Hans is also a bustling producer and investor. To veteran film-maker, David Elfick, before there were any film commissions or similar to assist Australian filmmakers, there was Hans Pomeranz and Spectrum; that back in the late sixties, it was Hans who supported surf movie makers like Bob Evans, Paul Witzig and Albe Falzon with facilities, finance and his own editing skills. Basic bills were sometimes paid straight out of the previous night's box office.

"He could rarely if ever say no to anybody needing help," Elfick recalls… an early glimpse of another of Spectrum's most consistent qualities: Hans' great generosity, extended to young filmmakers needing a break or risky support; or for battlers, invoices might be tossed away; and friends in trouble could count on Hans for help.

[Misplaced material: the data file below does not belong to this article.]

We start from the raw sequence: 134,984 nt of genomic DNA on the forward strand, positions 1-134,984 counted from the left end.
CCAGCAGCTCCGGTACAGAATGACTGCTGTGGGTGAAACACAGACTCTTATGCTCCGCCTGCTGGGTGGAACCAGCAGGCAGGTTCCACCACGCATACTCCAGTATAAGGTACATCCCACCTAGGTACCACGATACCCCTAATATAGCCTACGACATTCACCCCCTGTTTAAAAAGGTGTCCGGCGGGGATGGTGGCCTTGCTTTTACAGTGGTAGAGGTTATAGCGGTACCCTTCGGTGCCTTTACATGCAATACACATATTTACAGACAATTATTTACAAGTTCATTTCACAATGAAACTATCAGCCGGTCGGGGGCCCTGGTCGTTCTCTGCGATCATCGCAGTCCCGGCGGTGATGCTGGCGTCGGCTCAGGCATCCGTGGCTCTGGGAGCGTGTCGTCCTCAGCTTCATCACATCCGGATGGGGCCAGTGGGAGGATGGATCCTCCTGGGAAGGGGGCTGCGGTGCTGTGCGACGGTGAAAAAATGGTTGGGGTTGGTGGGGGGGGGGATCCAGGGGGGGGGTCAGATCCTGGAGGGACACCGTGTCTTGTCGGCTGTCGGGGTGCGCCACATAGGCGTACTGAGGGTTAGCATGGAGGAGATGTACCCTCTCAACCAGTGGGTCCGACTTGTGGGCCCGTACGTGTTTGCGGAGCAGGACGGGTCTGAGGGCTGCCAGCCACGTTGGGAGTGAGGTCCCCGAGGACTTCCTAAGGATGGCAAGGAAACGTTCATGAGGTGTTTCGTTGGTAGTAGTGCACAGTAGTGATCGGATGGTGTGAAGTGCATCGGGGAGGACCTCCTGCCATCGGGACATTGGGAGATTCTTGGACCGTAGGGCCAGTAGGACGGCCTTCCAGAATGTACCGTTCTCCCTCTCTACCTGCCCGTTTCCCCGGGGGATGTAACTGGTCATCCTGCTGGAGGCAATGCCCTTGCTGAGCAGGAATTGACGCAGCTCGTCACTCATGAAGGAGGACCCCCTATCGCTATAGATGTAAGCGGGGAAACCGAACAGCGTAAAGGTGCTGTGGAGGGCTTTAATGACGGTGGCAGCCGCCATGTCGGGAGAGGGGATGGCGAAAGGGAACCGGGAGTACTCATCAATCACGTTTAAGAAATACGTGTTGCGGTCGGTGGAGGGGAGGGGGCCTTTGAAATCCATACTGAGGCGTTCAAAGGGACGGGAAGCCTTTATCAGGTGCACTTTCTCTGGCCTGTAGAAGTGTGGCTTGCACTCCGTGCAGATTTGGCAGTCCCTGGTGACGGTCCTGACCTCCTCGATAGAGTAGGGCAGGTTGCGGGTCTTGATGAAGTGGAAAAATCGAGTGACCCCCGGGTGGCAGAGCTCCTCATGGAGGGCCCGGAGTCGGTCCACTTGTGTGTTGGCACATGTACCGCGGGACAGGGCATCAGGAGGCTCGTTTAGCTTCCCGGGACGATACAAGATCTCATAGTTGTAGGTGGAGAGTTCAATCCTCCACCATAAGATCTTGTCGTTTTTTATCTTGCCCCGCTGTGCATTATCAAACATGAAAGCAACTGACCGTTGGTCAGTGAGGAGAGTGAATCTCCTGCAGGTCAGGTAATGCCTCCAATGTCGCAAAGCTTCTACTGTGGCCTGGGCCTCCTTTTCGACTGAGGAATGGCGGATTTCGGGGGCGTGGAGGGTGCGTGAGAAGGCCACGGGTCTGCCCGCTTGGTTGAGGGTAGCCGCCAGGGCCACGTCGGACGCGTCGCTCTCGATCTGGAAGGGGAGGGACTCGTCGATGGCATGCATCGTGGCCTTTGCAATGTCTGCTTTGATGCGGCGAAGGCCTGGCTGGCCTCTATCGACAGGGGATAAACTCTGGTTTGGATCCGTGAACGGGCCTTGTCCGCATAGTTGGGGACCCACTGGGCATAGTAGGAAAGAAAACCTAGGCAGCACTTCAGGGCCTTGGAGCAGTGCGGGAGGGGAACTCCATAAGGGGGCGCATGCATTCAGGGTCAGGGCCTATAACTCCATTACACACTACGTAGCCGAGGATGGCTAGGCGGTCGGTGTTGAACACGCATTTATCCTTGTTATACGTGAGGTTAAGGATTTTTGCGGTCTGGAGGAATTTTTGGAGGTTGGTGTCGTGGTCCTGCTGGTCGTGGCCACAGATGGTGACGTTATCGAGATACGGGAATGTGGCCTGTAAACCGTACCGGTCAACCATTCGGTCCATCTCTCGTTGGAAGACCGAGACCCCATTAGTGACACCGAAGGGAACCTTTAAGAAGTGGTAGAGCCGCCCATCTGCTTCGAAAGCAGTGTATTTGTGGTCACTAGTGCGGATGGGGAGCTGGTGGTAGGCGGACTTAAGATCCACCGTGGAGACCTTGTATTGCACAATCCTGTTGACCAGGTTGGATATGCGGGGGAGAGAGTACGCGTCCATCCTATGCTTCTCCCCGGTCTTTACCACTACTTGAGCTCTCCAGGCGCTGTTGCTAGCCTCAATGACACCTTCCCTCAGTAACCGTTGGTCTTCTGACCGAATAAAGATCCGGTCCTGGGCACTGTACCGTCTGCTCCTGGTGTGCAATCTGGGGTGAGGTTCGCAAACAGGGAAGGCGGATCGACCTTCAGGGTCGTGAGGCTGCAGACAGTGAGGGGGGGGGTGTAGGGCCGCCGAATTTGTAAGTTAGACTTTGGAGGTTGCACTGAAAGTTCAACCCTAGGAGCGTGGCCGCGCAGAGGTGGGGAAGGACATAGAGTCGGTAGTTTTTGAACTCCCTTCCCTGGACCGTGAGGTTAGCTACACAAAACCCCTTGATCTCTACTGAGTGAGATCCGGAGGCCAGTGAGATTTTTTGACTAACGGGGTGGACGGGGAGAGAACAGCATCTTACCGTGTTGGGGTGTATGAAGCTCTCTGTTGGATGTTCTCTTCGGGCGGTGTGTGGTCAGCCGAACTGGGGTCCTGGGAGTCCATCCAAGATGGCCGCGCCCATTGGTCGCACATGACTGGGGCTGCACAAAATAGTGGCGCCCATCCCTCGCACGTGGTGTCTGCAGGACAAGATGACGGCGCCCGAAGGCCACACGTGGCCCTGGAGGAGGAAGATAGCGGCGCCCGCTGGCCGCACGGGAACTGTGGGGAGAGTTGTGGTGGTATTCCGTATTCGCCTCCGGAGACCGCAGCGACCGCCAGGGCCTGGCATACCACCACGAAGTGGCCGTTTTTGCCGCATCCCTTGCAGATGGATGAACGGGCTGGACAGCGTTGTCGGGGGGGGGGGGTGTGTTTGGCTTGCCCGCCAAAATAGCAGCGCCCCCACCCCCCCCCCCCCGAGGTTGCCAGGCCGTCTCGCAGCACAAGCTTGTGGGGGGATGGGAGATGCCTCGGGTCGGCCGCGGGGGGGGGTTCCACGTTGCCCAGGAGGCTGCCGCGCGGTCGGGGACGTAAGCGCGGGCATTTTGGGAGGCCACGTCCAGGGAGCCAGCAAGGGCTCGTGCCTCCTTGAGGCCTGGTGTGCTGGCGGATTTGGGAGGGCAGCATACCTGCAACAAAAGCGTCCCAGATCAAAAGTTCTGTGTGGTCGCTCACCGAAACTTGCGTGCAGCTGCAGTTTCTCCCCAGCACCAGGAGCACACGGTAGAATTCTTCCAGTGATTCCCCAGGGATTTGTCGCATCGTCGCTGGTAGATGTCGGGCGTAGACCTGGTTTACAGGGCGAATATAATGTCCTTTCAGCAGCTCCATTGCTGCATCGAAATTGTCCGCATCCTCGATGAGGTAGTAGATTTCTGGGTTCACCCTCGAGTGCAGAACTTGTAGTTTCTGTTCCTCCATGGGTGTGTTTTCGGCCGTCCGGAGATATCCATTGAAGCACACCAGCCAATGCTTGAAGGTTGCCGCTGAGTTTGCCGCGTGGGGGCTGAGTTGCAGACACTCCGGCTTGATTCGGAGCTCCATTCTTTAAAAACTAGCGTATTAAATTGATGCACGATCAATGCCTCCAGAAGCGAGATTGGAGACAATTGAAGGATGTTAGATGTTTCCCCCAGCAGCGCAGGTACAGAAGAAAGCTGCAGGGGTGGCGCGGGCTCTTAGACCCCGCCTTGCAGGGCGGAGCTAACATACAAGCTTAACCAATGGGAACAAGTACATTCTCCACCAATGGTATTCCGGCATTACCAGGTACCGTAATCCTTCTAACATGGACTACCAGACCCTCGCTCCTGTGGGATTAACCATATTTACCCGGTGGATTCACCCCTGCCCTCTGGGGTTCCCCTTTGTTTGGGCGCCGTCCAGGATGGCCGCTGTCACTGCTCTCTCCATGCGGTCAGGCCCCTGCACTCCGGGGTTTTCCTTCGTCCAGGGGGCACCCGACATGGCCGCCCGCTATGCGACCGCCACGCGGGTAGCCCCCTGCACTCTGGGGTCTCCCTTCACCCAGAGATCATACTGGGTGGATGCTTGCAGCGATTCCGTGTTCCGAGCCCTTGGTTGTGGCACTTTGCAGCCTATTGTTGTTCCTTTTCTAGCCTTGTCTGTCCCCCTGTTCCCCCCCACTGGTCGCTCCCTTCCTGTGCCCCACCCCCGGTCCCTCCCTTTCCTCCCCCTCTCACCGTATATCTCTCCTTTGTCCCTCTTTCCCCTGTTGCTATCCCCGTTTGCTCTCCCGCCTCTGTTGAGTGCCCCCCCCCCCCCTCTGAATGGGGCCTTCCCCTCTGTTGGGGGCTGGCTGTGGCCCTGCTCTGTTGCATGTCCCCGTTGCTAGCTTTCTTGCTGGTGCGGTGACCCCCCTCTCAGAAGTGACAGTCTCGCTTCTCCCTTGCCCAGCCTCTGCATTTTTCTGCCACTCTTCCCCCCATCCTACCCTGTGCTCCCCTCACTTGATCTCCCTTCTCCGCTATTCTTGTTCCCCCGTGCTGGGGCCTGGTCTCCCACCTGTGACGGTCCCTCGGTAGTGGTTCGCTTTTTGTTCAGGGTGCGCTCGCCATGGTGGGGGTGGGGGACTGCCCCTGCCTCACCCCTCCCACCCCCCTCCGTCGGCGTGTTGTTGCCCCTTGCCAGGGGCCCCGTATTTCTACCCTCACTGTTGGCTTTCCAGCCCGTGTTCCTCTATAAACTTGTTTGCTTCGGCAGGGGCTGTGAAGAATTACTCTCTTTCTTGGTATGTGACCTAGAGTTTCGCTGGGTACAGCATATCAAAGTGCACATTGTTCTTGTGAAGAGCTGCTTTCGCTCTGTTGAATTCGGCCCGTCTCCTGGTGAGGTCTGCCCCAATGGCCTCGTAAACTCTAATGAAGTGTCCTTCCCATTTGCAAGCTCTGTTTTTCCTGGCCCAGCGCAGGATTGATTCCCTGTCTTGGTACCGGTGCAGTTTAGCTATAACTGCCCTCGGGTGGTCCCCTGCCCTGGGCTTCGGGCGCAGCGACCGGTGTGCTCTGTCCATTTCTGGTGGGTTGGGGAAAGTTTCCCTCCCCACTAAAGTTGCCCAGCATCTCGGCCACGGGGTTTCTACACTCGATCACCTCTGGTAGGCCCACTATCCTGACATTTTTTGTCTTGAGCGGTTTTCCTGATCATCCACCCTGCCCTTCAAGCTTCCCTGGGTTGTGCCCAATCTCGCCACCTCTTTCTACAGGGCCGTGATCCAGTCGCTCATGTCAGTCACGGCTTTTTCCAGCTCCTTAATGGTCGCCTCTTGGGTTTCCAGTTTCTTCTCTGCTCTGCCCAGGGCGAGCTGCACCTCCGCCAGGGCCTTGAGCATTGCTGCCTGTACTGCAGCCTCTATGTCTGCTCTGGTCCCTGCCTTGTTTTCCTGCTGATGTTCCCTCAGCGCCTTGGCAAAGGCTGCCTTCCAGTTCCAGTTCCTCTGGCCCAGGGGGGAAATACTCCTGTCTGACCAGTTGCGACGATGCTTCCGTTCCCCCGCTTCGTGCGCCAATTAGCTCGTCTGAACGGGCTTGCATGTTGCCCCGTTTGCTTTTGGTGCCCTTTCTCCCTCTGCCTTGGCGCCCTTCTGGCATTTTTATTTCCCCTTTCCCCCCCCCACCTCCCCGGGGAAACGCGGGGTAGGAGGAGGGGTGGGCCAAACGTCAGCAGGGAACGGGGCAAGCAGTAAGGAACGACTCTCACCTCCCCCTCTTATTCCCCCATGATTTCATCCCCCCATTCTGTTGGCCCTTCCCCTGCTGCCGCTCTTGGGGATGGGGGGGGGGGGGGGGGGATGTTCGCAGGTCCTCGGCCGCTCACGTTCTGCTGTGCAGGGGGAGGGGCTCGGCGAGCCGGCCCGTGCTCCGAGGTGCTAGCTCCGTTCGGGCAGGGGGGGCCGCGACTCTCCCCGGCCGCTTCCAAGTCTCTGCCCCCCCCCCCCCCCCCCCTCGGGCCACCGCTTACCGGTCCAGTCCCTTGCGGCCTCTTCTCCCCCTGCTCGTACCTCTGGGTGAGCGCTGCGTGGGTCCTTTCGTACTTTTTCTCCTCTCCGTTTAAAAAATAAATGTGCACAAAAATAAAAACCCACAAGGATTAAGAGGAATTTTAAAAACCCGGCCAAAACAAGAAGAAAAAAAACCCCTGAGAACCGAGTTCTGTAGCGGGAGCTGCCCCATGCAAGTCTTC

Spectrum's presence is prominent. He produces dramatised promotions for semi-government instrumentalities like the Productivity Council of Australia, corporate tapes for commercial companies engaged in national infrastructure projects, or bustles off to the Mexico Olympics with Herb Elliot and crew to make a documentary of the games which TCN 9 buys and screens.

Spectrum Films becomes the preferred post house for leading agencies and producers. Commercials as nostalgic as Louis the Fly, Uncle Sam, Rolph Harris and British Paints and "Oils ain't oils, Olly', are a few of the ones that took shape in post at Spectrum Films.

Hans' clients included, among others, Connaghan and May, Leo Burnett, Fountain Huie Fish, The Film Business, Campaign Palace and Coudrey Dailey whose product commercials ranged from airlines to pharmaceuticals, cosmetics, household products, beverages and paints, nine of which carried off awards for either Best of Category or Highly Commended…and all posted at Spectrum Films, then in its landmark building, 141 Penshurst Street Willoughby, featuring the slogan:

"SPECTRUM FILMS - the Postproduction Specialists - where the shoot ends and the movie begins"